All the planning and set up in the world will never count for anything if you never start your webcomic, so just put your own to paper and begin! “Getting started on a webcomic” is what we chat about here. I was inspired by PitFace's newspost about a crappy horror film and how the creators just went for it. As a webcomicer that is what you HAVE to do! You can plan, research and gather resources for years, but the reality is that it just makes you more and more scared to take the plunge. You'll develop a LOT faster as a webcomicer if you throw caution to the wind and go for it. I'm not saying that research and planning are uneeded, it's just that most if it can be done while you're actually working. Do not worry about putting out a perfect piece of genius work from the getgo- your comic WILL get there regardless if you're dedicated and put the work in AS you work, but the first few pages or chapters don't have to be there. Your audience will appreciate the chance to grow with you a lot more than if you put out a polished gem to begin with. Starting out at a place like Drunk Duck is your best bet. It's a nurturing, easy to use, creator run platform, focussed around promoting webcomics. So what are you waiting for? This week Gunwallace has given us the theme to Flesh and Wires: Dirty and distorted electric guitar and determined fuzzy bass, weaving together over a haunting synthesized Melodica. Portentous and evocative, this music tells a story in it’s own runtime! The main riff reminds me a little of my fave part for We don’t Need Another Hero from Tina Turner.

Episode 362 - Triumph der Ente

Feb 19, 2018

7 likes, 7 comments

In this Quackcast we chat about all the different options for hosting your webcomic. At the moment it seems the fashionable new young kiddies on the block are Webtoons and Tapastic, but they're certainly NOT the only choices for webcomic hosts out there and certainly not the best choices. I think we make a good case here for why Drunk Duck is a better choice in many ways, but we also bring up other host sites like twitter, comic fury, comic Genesis (used to be Keenspace), Tumblr, Deviant Art, Smack Jeeves, Fur Affinity, self hosting on a Word Press site etc. In the early days of the millennium there were just two hosts for your comic: Drunk Duck and Keenspace. Drunk Duck was a better choice for most since it was a lot easier to customise and it had a friendlier, smaller community. Keenspace had a two tier system: the picked comics with all the best stuff were in their “keenspot” site while the rabble were stuck with the slower hosting and slower updates. The main thing they had going was a gigantic member base. But they even changed the site's name from “keenspace” to “comic genesis” to further separate KeenSpot from the rabble, which left a sour taste in the mouth. By contrast Drunk Duck was always dedicated to being fully egalitarian. One of our main strengths is that we accept all without stigma: manga, furry, adult comic, sprites, American style, superhero, slice of life comedy, photocomics, professional published comics or stick figure amateur work and we welcome them all the same with the same level of enthusiasm. The big young Webtoons and Tapastic have some of the same issues Keenspace used to have: a big community where you will be lost in the crowd. And no site has as solid and safe programming and hosting as Drunk Duck does. Plus we're community run so you're same from corporate oversight and interference in the content you're allowed to post. You can read more about comic hosting sites in Emma Clare's news posts linked bellow. This week Gunwallace has given us the theme to Odd Days. Sometimes you just have one of those days… or many of them in a row! Odd days. The sound here has a positive, optimistic theme overlayed with a harsh zigzag of electric guitar. This tune does well to illustrate the twisted euni, the off-balance and askew takes on everyday life and situations dealt with in this slice of life, humorous comic.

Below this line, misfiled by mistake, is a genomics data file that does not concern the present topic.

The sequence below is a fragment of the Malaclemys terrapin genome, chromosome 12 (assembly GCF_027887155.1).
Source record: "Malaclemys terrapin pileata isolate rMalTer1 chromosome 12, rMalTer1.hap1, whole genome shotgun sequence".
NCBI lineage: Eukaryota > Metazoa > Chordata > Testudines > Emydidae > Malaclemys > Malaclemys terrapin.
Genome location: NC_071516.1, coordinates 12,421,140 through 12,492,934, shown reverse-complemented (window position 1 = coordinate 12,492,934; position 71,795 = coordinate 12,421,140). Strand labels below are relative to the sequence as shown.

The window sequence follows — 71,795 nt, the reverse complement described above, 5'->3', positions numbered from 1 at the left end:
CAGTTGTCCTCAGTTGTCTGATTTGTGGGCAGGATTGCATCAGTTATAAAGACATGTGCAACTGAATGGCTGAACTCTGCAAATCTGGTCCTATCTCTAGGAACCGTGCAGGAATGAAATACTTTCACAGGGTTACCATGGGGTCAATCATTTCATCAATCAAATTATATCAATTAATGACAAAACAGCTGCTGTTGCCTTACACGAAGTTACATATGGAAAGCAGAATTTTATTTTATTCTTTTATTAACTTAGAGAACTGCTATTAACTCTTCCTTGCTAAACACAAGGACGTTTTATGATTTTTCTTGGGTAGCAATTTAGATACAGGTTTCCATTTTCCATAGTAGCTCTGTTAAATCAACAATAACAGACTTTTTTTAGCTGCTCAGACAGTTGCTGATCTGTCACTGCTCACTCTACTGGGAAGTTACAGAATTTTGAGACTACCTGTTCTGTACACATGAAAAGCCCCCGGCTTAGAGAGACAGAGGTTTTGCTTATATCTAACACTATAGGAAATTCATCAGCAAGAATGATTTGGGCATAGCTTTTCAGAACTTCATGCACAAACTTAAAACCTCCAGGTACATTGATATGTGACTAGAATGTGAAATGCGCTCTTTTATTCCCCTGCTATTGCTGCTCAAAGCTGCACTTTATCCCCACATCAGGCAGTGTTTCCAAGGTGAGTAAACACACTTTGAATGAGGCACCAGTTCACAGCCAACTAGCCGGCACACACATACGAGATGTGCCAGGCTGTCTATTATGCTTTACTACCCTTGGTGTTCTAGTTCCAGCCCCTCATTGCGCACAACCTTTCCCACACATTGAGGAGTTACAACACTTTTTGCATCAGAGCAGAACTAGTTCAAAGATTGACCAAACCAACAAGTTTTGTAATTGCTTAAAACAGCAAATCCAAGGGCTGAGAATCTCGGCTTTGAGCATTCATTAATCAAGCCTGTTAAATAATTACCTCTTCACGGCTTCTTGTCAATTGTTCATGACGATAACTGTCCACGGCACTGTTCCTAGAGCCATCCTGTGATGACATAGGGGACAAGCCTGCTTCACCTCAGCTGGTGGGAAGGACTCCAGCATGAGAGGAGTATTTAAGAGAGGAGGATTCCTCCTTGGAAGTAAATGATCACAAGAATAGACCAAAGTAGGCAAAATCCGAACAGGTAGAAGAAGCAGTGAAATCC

Episode 356 - Readers

Jan 7, 2018

8 likes, 4 comments